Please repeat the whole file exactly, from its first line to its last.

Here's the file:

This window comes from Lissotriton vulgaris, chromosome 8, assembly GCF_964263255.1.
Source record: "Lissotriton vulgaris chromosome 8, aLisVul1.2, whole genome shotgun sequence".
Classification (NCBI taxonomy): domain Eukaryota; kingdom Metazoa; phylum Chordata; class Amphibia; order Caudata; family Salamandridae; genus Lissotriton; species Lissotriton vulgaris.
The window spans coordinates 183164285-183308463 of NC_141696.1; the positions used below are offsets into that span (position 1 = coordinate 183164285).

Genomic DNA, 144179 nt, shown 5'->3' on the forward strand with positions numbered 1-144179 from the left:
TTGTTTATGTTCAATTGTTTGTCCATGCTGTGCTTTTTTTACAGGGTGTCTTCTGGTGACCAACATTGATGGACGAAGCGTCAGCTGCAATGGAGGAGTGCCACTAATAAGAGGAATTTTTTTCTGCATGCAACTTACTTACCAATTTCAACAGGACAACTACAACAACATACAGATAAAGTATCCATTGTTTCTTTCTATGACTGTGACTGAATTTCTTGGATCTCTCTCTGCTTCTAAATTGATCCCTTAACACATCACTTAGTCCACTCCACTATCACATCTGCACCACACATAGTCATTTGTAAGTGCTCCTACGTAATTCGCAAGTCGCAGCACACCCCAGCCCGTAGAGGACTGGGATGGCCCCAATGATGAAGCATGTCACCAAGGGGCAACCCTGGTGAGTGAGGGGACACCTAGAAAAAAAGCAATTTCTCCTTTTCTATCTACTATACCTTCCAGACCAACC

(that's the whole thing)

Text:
This window comes from Lissotriton vulgaris, chromosome 8, assembly GCF_964263255.1.
Source record: "Lissotriton vulgaris chromosome 8, aLisVul1.2, whole genome shotgun sequence".
Classification (NCBI taxonomy): domain Eukaryota; kingdom Metazoa; phylum Chordata; class Amphibia; order Caudata; family Salamandridae; genus Lissotriton; species Lissotriton vulgaris.
The window spans coordinates 183164285-183308463 of NC_141696.1; the positions used below are offsets into that span (position 1 = coordinate 183164285).

Genomic DNA, 144179 nt, shown 5'->3' on the forward strand with positions numbered 1-144179 from the left:
TTGTTTATGTTCAATTGTTTGTCCATGCTGTGCTTTTTTTACAGGGTGTCTTCTGGTGACCAACATTGATGGACGAAGCGTCAGCTGCAATGGAGGAGTGCCACTAATAAGAGGAATTTTTTTCTGCATGCAACTTACTTACCAATTTCAACAGGACAACTACAACAACATACAGATAAAGTATCCATTGTTTCTTTCTATGACTGTGACTGAATTTCTTGGATCTCTCTCTGCTTCTAAATTGATCCCTTAACACATCACTTAGTCCACTCCACTATCACATCTGCACCACACATAGTCATTTGTAAGTGCTCCTACGTAATTCGCAAGTCGCAGCACACCCCAGCCCGTAGAGGACTGGGATGGCCCCAATGATGAAGCATGTCACCAAGGGGCAACCCTGGTGAGTGAGGGGACACCTAGAAAAAAAGCAATTTCTCCTTTTCTATCTACTATACCTTCCAGACCAACC